Scientists using a NASA X-ray space telescope have discovered that an exceptionally bright cluster of galaxies is giving birth to stars faster than any other cluster in the known universe, a finding that changes the conventional wisdom of star-formation throughout the cosmos.
The galaxy at the center of the “Phoenix” galaxy cluster, located some 5.7 billion light-years from Earth in the Phoenix constellation, is spitting out stars at a rate of 740 per year, according to a new analysis made using NASA’s Chandra X-ray orbital space telescope, which is managed by the Smithsonian out of Cambridge, Massachusetts. The entire cluster itself is pumping out 3,820 solar masses a year, according to the researchers.
Comparatively, the Milky Way forms stars at an average rate of just one solar mass (one star equal in mass to Earth’s Sun) per year. Other galaxies form an average of one star every 20 years.
The new analysis also finds that the Phoenix galaxy cluster contains an unusually high amount of cooling gas near its center, which may be driving the star formation.
This is unprecedented, given that most galaxy clusters that have cooling gas at their centers don’t form many stars at all and haven’t for billions of years, a condition thought to be due to the effects of energy released by the supermassive black holes at their centers.
“These findings provide new insight into how the most massive galaxies in the Universe may have acquired their stars,” said Michael McDonald, a scientist with the Massachusetts Institute of Technology (MIT), who led the study, in an email to TPM. “Our current understanding is that these massive galaxies assemble via mergers with smaller galaxies, but in this one cluster it looks like cooling-induced starbursts may be an equally important process.”
“What we are investigating here is the early stage of star formation and the very end product — the new stars themselves,” added Megan Donahue, an astronomy professor at Michigan State University, in an email to TPM.
NASA released the following video animation showing the star-formation process thought to be taking place in the Phoenix cluster, with a reservoir of hot gas (represented in red) rapidly cooling (turning to blue) and flowing inwards, releasing X-rays, a transition that appears to be driving the birth of new stars along giant filaments of gas (the white lines).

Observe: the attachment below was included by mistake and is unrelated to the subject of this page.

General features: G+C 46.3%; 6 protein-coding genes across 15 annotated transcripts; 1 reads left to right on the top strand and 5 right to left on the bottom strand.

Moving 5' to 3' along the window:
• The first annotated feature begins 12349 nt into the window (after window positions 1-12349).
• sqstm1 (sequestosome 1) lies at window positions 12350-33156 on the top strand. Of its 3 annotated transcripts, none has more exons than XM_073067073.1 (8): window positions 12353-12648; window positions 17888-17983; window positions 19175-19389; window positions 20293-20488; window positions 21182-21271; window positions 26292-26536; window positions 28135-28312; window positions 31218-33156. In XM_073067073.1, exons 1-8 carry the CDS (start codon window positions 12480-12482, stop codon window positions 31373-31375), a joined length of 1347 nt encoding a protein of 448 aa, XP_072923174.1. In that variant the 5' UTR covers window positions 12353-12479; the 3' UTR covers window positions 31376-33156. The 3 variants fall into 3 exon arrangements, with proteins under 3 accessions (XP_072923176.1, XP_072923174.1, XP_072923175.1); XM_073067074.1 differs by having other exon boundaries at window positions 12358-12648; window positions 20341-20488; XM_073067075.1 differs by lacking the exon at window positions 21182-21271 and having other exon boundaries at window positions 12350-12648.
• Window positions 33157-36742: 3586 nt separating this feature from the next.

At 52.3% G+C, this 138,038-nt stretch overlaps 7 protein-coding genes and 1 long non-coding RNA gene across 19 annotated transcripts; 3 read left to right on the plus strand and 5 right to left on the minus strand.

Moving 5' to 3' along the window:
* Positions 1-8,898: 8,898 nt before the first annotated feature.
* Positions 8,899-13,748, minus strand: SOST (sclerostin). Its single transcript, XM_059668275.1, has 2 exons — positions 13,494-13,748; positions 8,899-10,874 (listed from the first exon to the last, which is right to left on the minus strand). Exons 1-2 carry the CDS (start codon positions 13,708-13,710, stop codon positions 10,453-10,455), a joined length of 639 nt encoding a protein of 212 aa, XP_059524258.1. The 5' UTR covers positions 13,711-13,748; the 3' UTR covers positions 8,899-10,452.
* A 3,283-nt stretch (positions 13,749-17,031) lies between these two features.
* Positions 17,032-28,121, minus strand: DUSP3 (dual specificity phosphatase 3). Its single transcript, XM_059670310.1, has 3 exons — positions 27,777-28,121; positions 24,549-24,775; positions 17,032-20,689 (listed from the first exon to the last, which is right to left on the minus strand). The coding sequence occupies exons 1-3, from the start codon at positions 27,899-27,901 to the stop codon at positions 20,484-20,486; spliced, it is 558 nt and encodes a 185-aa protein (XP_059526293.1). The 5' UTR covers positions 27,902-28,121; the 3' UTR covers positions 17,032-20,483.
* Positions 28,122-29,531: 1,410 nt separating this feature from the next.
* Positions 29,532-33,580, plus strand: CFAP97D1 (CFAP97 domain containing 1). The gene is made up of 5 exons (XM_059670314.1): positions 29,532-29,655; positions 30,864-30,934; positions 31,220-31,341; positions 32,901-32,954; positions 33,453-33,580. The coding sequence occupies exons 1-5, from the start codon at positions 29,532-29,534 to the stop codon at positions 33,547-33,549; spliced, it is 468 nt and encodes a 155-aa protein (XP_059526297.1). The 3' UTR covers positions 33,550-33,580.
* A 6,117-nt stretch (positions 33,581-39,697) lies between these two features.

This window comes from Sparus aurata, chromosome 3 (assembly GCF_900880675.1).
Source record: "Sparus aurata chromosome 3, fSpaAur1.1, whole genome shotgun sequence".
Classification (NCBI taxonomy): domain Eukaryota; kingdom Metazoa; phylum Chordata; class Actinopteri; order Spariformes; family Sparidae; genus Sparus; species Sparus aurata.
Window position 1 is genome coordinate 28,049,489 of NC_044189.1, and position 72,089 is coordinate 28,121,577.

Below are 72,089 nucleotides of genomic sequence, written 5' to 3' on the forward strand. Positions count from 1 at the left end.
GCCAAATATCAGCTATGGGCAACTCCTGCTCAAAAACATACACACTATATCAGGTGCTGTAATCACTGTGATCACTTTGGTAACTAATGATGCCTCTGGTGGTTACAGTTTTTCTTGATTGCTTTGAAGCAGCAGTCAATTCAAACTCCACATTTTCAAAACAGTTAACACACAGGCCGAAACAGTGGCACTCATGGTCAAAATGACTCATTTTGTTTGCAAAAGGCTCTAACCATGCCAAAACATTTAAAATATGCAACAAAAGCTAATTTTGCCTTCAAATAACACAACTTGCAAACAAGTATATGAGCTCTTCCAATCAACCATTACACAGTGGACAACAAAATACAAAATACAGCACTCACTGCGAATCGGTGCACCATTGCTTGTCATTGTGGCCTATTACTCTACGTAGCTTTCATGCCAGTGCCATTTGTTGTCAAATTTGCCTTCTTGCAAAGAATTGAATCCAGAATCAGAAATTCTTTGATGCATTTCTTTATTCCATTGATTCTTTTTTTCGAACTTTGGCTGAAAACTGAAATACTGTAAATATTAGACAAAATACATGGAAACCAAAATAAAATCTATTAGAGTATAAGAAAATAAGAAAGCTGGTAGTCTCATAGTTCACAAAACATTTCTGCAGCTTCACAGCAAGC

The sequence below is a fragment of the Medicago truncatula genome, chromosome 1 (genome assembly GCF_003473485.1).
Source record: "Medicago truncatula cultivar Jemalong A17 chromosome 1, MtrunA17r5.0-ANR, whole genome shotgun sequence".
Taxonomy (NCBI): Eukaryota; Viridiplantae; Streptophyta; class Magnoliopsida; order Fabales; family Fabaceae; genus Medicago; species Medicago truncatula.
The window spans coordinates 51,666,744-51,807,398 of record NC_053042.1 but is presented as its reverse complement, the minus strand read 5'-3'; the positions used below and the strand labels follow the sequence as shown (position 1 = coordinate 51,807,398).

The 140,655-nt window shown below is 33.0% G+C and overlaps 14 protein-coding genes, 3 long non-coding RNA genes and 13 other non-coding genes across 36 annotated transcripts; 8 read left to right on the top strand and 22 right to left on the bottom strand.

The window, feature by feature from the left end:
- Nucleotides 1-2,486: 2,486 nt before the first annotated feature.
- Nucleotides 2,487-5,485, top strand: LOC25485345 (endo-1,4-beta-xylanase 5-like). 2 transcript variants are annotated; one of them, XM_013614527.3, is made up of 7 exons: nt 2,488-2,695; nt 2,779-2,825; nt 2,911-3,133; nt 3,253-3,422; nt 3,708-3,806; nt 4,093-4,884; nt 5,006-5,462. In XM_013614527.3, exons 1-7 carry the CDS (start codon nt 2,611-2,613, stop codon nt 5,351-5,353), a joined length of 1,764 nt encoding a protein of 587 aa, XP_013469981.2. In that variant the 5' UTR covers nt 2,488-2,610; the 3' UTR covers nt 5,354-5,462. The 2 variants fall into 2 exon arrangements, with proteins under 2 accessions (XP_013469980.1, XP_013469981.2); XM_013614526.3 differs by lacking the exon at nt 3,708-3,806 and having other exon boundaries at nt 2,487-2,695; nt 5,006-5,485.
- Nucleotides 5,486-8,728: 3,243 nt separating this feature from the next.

The hot reservoir of gas that’s driving this process is more massive than all of the stars in the entire galaxy cluster, and that’s saying something, given that the cluster itself contains “roughly a couple thousand Milky Way-sized galaxies,” according to McDonald.
On average, the galaxy cluster is producing about two stars a day, McDonald said, but that’s just an aggregate rate.
“We don’t expect the star formation to be steady, but rather happen in waves or bursts,” McDonald explained to TPM.
As for whether the Milky Way’s own galaxy cluster, the Virgo Supercluster, went through a similar phase in its development, the jury is still out.
“Other clusters very well could have gone through similar ‘growth spurts’ in the past,” McDonald said. “We know that it had to be at least several billions of years ago, because the stars in most other systems are quite old.”
Also, it’s still a mystery why the supermassive black hole at the center of the Phoenix cluster isn’t slowing down the star production rate to more normal levels seen throughout the rest of the universe.
“I suspect the answer is that this is a temporary situation,” said Donahue. “We test that hypothesis by looking at a large sample of clusters, and seeing what fraction of them are in this highly productive state. If only a tiny fraction of all clusters are doing this, we know that it’s likely a very short-term or rare condition.”
McDonald his colleagues’ discovery is detailed further in a paper published in the August 16 edition of the journal Nature. Donahue provided comment on the findings presented in the paper.
Editor’s note: This story was updated to clarify that the central galaxy in the Phoenix cluster is responsible for producing 740 solar masses on its own. The headline was also changed from “Anywhere in the Known Universe” to “Any”, referring to any galaxy cluster, reflecting the fact that, according to Megan Donahue, “there are extremely distant starburst galaxies at high redshift making stars much faster than this galaxy, at thousands of solar masses per year,” but that they are not found in clusters, as is the case with this particularly galaxy in the Phoenix cluster.